On Androids, you can add a calendar shared with you from a friend or colleague, but you’ll need a third-party app to add certain public calendars.

42. Take the temperature of objects

Google’s Pixel 8 Pro has a built-in thermometer that lets you measure the surface temperature of beverages, cookware or other objects. It hasn’t received U.S. Food and Drug Administration approval to assess the body temperature of a human. Open the Thermometer app, point the sensor on the back of the phone to within about 2 inches of the object in question, and choose Tap to measure.

43. Turn phone into smart display

You can get utility from your smartphone even when you’re not directly using it. With iOS 17, Apple launched an iPhone feature called StandBy that lets you glance at customized clock faces, pictures and other widgets when the phone is charging and oriented vertically, typically when attached to a stand.

Samsung Galaxy phones with “always-on” displays also can show widgets, but other Android devices may require a third-party app. On a Galaxy, start by visiting Settings | Always On Display. Then choose Landscape under Screen orientation.


spinner image a woman uses a smartphone to scan her password
Bus, subway and train stations are increasingly allowing you buy fares using your smartphone’s digital wallet.

44. Add a foreign language keyboard

If you’re multilingual, you may want to access a keyboard in another language from time to time. On iPhones, go to Settings | General | Keyboards | Add New Keyboard. Then tap the keyboard(s) you want to add. You can toggle any of the keyboards you selected by tapping the Globe icon 🌐 at left below the keyboard.

On Androids, make sure Google’s Gboard keyboard is installed and open an app such as Gmail that uses a keyboard. Tap the gear-shaped Settings icon ⚙️ in the row just above the keyboard, tap Languages | + Add Keyboard and choose from the list. Press and hold a Globe icon 🌐 embedded in the keyboard to switch.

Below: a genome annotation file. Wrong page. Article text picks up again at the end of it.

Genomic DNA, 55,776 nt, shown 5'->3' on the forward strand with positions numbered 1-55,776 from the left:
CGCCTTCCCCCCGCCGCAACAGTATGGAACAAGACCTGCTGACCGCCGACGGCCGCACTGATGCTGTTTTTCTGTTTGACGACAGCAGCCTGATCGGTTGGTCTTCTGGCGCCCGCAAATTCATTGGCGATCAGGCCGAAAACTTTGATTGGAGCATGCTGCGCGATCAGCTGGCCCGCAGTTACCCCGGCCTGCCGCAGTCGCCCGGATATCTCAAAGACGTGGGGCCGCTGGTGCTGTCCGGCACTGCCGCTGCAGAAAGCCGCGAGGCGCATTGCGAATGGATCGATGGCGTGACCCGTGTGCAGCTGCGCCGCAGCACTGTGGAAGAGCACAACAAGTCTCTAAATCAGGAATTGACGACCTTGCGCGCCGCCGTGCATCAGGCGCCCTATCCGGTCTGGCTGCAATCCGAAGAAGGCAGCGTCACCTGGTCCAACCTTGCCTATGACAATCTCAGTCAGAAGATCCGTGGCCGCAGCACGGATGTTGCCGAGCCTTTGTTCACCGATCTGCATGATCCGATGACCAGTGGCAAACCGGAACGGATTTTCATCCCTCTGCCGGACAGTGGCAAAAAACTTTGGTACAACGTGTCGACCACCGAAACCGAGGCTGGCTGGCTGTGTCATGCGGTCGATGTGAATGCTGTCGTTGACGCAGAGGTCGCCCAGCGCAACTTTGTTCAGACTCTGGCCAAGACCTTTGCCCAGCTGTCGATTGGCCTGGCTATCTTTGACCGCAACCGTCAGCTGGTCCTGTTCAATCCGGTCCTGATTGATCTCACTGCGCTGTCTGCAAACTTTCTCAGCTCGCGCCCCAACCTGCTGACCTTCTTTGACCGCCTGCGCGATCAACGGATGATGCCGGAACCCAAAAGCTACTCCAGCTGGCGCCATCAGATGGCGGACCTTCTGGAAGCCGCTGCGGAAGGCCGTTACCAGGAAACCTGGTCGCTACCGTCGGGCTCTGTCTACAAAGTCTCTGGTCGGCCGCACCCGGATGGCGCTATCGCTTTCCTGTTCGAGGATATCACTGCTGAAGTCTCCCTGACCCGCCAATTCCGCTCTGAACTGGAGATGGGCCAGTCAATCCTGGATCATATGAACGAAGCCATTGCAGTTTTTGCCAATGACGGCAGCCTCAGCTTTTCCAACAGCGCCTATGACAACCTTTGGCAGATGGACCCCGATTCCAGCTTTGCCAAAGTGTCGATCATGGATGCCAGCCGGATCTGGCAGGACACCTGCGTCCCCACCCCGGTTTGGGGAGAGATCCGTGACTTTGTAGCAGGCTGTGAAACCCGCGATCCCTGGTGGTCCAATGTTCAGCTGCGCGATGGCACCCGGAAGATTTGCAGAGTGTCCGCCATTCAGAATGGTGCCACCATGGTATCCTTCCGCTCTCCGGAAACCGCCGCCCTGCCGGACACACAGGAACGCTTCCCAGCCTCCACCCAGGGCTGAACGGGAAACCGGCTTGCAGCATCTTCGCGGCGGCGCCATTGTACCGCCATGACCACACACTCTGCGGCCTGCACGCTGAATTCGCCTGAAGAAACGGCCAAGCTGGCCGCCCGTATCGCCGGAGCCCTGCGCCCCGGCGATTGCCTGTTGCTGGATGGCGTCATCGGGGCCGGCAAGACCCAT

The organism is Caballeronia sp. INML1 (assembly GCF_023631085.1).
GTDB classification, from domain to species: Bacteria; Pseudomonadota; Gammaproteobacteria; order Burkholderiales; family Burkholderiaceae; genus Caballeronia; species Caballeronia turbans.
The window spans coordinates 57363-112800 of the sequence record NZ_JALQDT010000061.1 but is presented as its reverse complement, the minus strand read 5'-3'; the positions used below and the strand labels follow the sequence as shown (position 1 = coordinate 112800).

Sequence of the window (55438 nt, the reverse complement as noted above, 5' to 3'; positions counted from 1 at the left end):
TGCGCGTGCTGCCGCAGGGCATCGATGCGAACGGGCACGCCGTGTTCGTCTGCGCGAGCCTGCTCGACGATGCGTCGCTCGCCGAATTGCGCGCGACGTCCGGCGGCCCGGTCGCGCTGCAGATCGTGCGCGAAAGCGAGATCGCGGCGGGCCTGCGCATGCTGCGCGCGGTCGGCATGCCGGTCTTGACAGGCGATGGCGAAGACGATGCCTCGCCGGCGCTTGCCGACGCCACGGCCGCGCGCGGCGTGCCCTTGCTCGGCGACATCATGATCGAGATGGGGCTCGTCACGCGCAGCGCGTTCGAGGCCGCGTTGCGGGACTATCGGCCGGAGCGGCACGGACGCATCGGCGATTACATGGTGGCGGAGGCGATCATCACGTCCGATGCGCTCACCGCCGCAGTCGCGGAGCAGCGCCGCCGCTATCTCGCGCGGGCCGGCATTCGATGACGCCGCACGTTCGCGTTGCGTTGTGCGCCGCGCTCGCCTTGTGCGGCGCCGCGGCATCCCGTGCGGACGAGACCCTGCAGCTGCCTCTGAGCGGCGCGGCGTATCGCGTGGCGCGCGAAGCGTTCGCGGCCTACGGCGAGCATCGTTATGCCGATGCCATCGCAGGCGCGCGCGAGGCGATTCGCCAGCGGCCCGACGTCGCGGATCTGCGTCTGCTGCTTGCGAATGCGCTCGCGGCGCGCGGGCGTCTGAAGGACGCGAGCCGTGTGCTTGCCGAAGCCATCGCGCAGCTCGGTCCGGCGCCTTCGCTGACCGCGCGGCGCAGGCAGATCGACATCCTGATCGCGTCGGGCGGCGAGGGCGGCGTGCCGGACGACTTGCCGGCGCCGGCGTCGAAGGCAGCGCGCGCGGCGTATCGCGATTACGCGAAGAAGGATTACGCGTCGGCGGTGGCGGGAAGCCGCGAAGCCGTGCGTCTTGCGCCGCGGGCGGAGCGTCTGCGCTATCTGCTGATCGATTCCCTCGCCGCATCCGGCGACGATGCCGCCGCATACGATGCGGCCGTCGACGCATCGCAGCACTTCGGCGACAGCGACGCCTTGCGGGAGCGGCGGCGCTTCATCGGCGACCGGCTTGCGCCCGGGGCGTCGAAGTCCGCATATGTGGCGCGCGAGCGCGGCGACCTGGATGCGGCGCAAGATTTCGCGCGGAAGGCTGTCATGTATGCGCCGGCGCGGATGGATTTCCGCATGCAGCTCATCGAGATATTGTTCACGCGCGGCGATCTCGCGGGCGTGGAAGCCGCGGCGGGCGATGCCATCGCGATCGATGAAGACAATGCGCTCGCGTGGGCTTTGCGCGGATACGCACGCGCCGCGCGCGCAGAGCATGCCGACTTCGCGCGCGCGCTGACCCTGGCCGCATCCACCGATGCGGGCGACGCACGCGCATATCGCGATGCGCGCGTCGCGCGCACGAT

45. Board a subway or bus

Dispense with a mass transit fare card in a growing number of locales by using your smartphone to board a commuter train or bus. Such virtual transit cards are stored on iPhones in the Wallet app and for Androids in Google Wallet or Samsung Wallet.

46. Discover your cardinal directions

If you’re headed north, south, east or west but haven’t a clue which way is which, pull out your iPhone and call up the built-in Compass. It reports your current location and your elevation, becoming a bonus altimeter.

For Androids, you’ll have to search Google Play for a free compass app.

47. Find your parked car

When every car looks alike, remembering where you parked isn’t easy. On Androids, you can ask Google Assistant to remember where you park and find your vehicle. Or on Google Maps, tap the blue dot indicating your current location, then tap the Save parking button.

On iPhones, you can ask Siri to remember where you parked. Or if you disconnect an iPhone that was using Bluetooth or Apple’s CarPlay when you exit the vehicle, a parked car marker will be dropped into Apple Maps automatically.

48. Follow maps offline

You never had to rely on an internet connection when using paper maps. And these days, you may not need cellular or Wi-Fi when looking at a map on your phone. You can download Apple Maps and Google Maps for select regions in advance of travel, keeping in mind that such downloaded maps will gobble up storage on your device.

49. Get walking or public transit directions

Driving directions from Apple Maps or Google Maps are probably part of your routine. But if you need to get someplace by bus, train or walking, these popular map apps already on your smartphone provide those directions, too.

50. Unlock and start your car

You can unlock your car door and even remotely start the engine with your Android device or iPhone, typically when you’re near the driver’s door handle. This feature works only with certain vehicles.

On iPhones, virtual car keys are stored in the Wallet app.  Androids stow them in Google Wallet or Samsung Wallet